Mrs SSU "No point me being here I live seven storeys up"
Me "Well I'm glad to see you. Shall we see what we might get doing today?"
Mrs SSU "We can but there's no point, I live seven storeys up"
And so the morning went on. Tea was drunk, cake was consumed, overwintered crops removed and the soil prepared and if I'm honest, I never expected to see that lady at a gardening group again.
So the following week when Mrs Seven Storeys Up arrived again I decided to see how I could engage and find out a bit more about her, other than the fact she lived seven storeys up. So we disappeared into the potting shed whilst the rest of the community group did other tasks and we talked about what she might like to grow.
"Potatoes?" I asked
"Yes please-it's a pain having to drag them to the seventh floor when you need enough for 6 people. At least the garden is closer than the supermarket"
6 people? So out the reality came. 5 kids, seven storeys up, from the age of 3 to 14. 4 boys, 1 girl. No outdoor space for any of them to run around in and no Dad to be seen for miles around. Little or no chance of moving without uprooting all the kids from schools and no money to move and do up a property anyway. Seemingly no way that life could change.
And yet every week Mrs Seven Storeys Up arrived at our little community group and got really stuck in. She bought a notebook and recorded everything we did. She asked pertinent questions about all sorrts of stuff that made me realise there was a lot of homework going on.
"I've got a teeny balcony I never use as I'm terrified the kids might fall off it but I could grow pots of blueberries-where do I get ericaceous soil from?"
"Those patio nectarines-do they really stay that small?"
"How do I get an allotment?"
The last one definitely got my attention in a way that made me start to wonder just how much this was actually life changing. So I took Mrs Seven Storeys Up through getting an allotment. And we got her one. And the community group went along and helped her clear it whilst we cleaned out her shed and collected a second hand polytunnel for her that was free on Gumtree.
And Mrs Seven Storeys Up started to grow. And not only started but just didn't stop. Constant texts asking if it was ok to sow this now, would it be wise to wait to sow that, could this go straight in the ground....... It was incredible. And not only that but her entire family started to work on the plot, from the tinies to the older kids, and her parents, all growing food and spending time together productively and more importantly happily as a cohesive unit.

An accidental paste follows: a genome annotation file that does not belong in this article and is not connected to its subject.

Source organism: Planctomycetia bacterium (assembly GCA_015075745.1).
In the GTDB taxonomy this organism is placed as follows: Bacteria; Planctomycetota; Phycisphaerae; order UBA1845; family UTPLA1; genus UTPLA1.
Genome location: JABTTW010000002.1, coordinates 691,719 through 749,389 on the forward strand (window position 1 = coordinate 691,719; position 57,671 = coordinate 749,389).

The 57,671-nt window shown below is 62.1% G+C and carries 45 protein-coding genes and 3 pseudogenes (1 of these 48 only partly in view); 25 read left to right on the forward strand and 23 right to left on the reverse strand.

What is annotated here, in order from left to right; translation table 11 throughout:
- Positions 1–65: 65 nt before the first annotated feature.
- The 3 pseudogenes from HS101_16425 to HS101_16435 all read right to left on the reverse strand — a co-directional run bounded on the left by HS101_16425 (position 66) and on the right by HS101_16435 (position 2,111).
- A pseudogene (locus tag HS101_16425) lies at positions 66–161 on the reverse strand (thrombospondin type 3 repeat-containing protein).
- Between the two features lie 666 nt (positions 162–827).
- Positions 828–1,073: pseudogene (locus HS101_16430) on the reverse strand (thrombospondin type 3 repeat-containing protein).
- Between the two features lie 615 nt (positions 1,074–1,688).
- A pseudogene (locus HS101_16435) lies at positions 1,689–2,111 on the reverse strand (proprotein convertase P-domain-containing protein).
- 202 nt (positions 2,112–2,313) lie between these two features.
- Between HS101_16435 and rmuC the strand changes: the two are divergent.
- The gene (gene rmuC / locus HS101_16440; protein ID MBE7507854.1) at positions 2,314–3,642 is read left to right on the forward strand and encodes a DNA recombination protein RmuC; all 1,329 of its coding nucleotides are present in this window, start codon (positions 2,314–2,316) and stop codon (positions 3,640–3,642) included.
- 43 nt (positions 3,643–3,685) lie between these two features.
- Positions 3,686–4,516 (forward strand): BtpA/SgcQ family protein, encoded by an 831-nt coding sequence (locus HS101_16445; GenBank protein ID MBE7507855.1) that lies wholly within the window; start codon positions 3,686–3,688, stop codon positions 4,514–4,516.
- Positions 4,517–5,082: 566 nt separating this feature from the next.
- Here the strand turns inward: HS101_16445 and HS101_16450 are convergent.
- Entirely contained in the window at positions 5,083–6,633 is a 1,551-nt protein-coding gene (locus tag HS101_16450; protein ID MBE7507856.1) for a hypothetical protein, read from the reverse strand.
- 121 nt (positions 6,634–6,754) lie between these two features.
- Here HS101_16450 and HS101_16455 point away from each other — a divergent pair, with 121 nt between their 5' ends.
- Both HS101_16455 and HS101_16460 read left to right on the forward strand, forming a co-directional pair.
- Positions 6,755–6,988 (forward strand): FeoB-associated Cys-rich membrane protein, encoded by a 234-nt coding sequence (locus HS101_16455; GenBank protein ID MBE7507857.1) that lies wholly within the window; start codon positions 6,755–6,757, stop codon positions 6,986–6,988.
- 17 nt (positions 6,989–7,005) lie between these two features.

Now some might say this all sounds a tad patronising and a bit oh my hasn't she done well. In reality what has actually happened is that the empowerment of growing food has changed this family's life in a way that is outstanding. When Mrs Seven Storeys Up first arrived at our community group she had been asked to come along by her GP who was treating her for depression following the horrors of post natal depression, and she was at the point of not being able to cope. For weeks the children went to grandparents at the weekend to give her a break from what must have been the monotony of every day life, coping alone in a city with 5 kids and very little support. In her mind there was no way out and this was just how it was going to be for ever.
When I wrote the piece on ThinkinGardens I rang Mrs Seven Storeys Up and said what I had written and asked if it was ok. To which the answer was "Yes, of course. It might make someone else do the same. You should write summat on that blog thing you do. You should do that more." And more general nagging.....
"So what," I asked, "has gardening done that has changed your life?"
"It's made me realise if I can grow a carrot in this bleedin' clay, I can rule the world if I want to"
"Really?" I asked, slightly tearfully
"Yes. If I can feed my kids without having to buy rubbish veg and fruit from the supermarket, and look after chickens and have a part share in a pig( of which I knew nothing until this conversation so we may have veered off point for a moment) I can do anything. Oh and by the way I've taken on the allotment next door that was empty and I'm having a jam and chutney stand next week at the school-I bet I can make some money out of this you know"
Little known to me until recently but there is also an RHS course being taken, ("can I borrow your RHS 2 notes?") and a food hygiene certificate been taken in order that chutney and jam begin to be a viable option.
So to all the doubters about community gardens and their worth, remember Mrs Seven Storeys Up. She and many like her, up and down the country, are changing their lives by growing food and empowering themselves to change their lives. Community gardens are extraordinary places where extraordinary things happen.